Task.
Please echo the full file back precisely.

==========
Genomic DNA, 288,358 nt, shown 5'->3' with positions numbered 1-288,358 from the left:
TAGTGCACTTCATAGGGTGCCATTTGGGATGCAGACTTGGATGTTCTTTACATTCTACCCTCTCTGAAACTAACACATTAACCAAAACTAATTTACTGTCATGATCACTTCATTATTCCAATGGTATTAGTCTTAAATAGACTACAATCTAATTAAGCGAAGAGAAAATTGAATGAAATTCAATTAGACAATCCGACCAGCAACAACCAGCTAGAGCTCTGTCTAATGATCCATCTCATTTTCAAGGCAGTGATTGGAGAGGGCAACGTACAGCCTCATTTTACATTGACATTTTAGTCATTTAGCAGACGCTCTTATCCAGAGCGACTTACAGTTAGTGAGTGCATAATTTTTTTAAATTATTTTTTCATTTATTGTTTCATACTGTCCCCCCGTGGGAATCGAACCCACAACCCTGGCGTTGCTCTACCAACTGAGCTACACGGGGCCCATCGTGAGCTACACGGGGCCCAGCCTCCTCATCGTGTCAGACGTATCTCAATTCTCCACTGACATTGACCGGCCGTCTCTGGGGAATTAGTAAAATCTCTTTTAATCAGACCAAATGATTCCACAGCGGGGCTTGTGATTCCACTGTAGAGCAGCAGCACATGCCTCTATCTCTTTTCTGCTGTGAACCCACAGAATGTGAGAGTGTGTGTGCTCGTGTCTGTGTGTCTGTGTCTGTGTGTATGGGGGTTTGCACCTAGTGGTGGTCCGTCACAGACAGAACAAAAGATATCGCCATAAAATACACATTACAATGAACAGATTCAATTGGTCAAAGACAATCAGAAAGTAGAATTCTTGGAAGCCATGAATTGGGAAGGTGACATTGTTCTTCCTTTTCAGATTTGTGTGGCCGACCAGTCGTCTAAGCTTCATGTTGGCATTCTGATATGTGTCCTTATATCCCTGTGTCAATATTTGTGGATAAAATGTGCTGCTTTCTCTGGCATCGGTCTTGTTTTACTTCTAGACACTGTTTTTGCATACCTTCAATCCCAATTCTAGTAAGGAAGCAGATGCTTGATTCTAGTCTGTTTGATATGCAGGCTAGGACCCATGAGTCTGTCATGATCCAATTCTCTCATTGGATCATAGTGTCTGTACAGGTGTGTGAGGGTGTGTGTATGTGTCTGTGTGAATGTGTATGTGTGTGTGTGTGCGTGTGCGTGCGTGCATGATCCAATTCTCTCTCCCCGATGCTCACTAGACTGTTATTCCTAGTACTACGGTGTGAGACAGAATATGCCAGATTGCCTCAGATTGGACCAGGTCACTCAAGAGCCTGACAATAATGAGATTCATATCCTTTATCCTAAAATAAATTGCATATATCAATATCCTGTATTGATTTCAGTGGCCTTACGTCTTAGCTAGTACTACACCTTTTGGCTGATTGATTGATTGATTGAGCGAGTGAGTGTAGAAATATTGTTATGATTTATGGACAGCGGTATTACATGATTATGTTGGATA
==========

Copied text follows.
Genomic DNA, 288,358 nt, shown 5'->3' with positions numbered 1-288,358 from the left:
TAGTGCACTTCATAGGGTGCCATTTGGGATGCAGACTTGGATGTTCTTTACATTCTACCCTCTCTGAAACTAACACATTAACCAAAACTAATTTACTGTCATGATCACTTCATTATTCCAATGGTATTAGTCTTAAATAGACTACAATCTAATTAAGCGAAGAGAAAATTGAATGAAATTCAATTAGACAATCCGACCAGCAACAACCAGCTAGAGCTCTGTCTAATGATCCATCTCATTTTCAAGGCAGTGATTGGAGAGGGCAACGTACAGCCTCATTTTACATTGACATTTTAGTCATTTAGCAGACGCTCTTATCCAGAGCGACTTACAGTTAGTGAGTGCATAATTTTTTTAAATTATTTTTTCATTTATTGTTTCATACTGTCCCCCCGTGGGAATCGAACCCACAACCCTGGCGTTGCTCTACCAACTGAGCTACACGGGGCCCATCGTGAGCTACACGGGGCCCAGCCTCCTCATCGTGTCAGACGTATCTCAATTCTCCACTGACATTGACCGGCCGTCTCTGGGGAATTAGTAAAATCTCTTTTAATCAGACCAAATGATTCCACAGCGGGGCTTGTGATTCCACTGTAGAGCAGCAGCACATGCCTCTATCTCTTTTCTGCTGTGAACCCACAGAATGTGAGAGTGTGTGTGCTCGTGTCTGTGTGTCTGTGTCTGTGTGTATGGGGGTTTGCACCTAGTGGTGGTCCGTCACAGACAGAACAAAAGATATCGCCATAAAATACACATTACAATGAACAGATTCAATTGGTCAAAGACAATCAGAAAGTAGAATTCTTGGAAGCCATGAATTGGGAAGGTGACATTGTTCTTCCTTTTCAGATTTGTGTGGCCGACCAGTCGTCTAAGCTTCATGTTGGCATTCTGATATGTGTCCTTATATCCCTGTGTCAATATTTGTGGATAAAATGTGCTGCTTTCTCTGGCATCGGTCTTGTTTTACTTCTAGACACTGTTTTTGCATACCTTCAATCCCAATTCTAGTAAGGAAGCAGATGCTTGATTCTAGTCTGTTTGATATGCAGGCTAGGACCCATGAGTCTGTCATGATCCAATTCTCTCATTGGATCATAGTGTCTGTACAGGTGTGTGAGGGTGTGTGTATGTGTCTGTGTGAATGTGTATGTGTGTGTGTGTGCGTGTGCGTGCGTGCATGATCCAATTCTCTCTCCCCGATGCTCACTAGACTGTTATTCCTAGTACTACGGTGTGAGACAGAATATGCCAGATTGCCTCAGATTGGACCAGGTCACTCAAGAGCCTGACAATAATGAGATTCATATCCTTTATCCTAAAATAAATTGCATATATCAATATCCTGTATTGATTTCAGTGGCCTTACGTCTTAGCTAGTACTACACCTTTTGGCTGATTGATTGATTGATTGAGCGAGTGAGTGTAGAAATATTGTTATGATTTATGGACAGCGGTATTACATGATTATGTTGGATA